Damian leads a team that researches AI robustness, safety and security. What does this mean? They spend their time developing breakthrough methods to stress test and break machine learning algorithms.

This, in turn, shows us how to protect these same algorithms; from intentional misuse, and from natural deterioration.  It also lets us understand how to strengthen their performance under diverse conditions.

This is to say, to make them ‘robust’.

 

The Superalignment initiative aligns well with our research at Advai. Manual testing of every algorithm and for every facet of weakness isn’t feasible, so – just as OpenAI have planned, we’ve developed internal tooling that performs a host of automated tests to indicate the internal strength of AI systems.  

“It’s not totally straightforward to make these tools.” Damian’s fond of an understatement.

 

The thing is, trying to test for when something will fail is traying to say what something can't do.

You might say 'this knife can cut vegetables’. But what if you come across more than vegetables? What can’t the knife cut? Testing when a knife will fail means trying to cut an entire world of materials, categorising ‘things that can be cut’ from ‘everything else in the universe’. The list of things the knife can’t cut is almost endless. Yet, to avoid breaking your knife (or butchering your item) you need to know what to avoid cutting!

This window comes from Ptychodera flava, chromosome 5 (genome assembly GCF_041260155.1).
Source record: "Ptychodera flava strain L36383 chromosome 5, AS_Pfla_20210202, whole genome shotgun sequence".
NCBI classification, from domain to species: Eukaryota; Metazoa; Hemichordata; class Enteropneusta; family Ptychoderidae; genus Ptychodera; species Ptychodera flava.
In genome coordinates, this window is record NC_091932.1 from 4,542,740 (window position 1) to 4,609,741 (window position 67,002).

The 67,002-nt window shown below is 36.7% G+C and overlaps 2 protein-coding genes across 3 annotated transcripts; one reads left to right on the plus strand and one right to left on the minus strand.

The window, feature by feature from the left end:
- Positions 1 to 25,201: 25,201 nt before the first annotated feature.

To be feasible, one needs shortcuts in conducting these failure mode tests. This is where automated assurance mechanisms and Superalignment comes in. There are algorithmic approaches to testing what we might call the ‘negative space’ of AI capabilities.

 

This might sound difficult - and it is, controlling what an algorithm does is hard, but controlling what it doesn’t do is harder. We’ve been sharing our concerns about AI for a few years now: they have so many failure modes. These are things businesses should be worrying about because there is a pressure to keep up with innovations.

There are so many ways that a seemingly accurate algorithm can be vulnerable and can subsequently expose its users to risk. Generative AI and large language models like Chat GPT-4 make it harder still because these models are so much more complex and guardrail development is reciprocally much more challenging.  

So, kudos to OpenAI for taking the challenge seriously.

From their website:

-- “We are dedicating 20% of the compute we’ve secured to date over the next four years to solving the problem of superintelligence alignment.”

-- “Our goal is to solve the core technical challenges of superintelligence alignment in four years.”

What’s next, we ask Damian.

“The importance of AI Robustness is only going to increase. We're expecting stricter regulations on the use of AI and machine learning (ML) based models.”

Strict legislation is designed to protect people against breaches of privacy – as with GDPR, and soon too against breaches of fairness – such as with The AI Act. Bias being one example of a failure mode of AI, for example leading to unfair credit score allocations.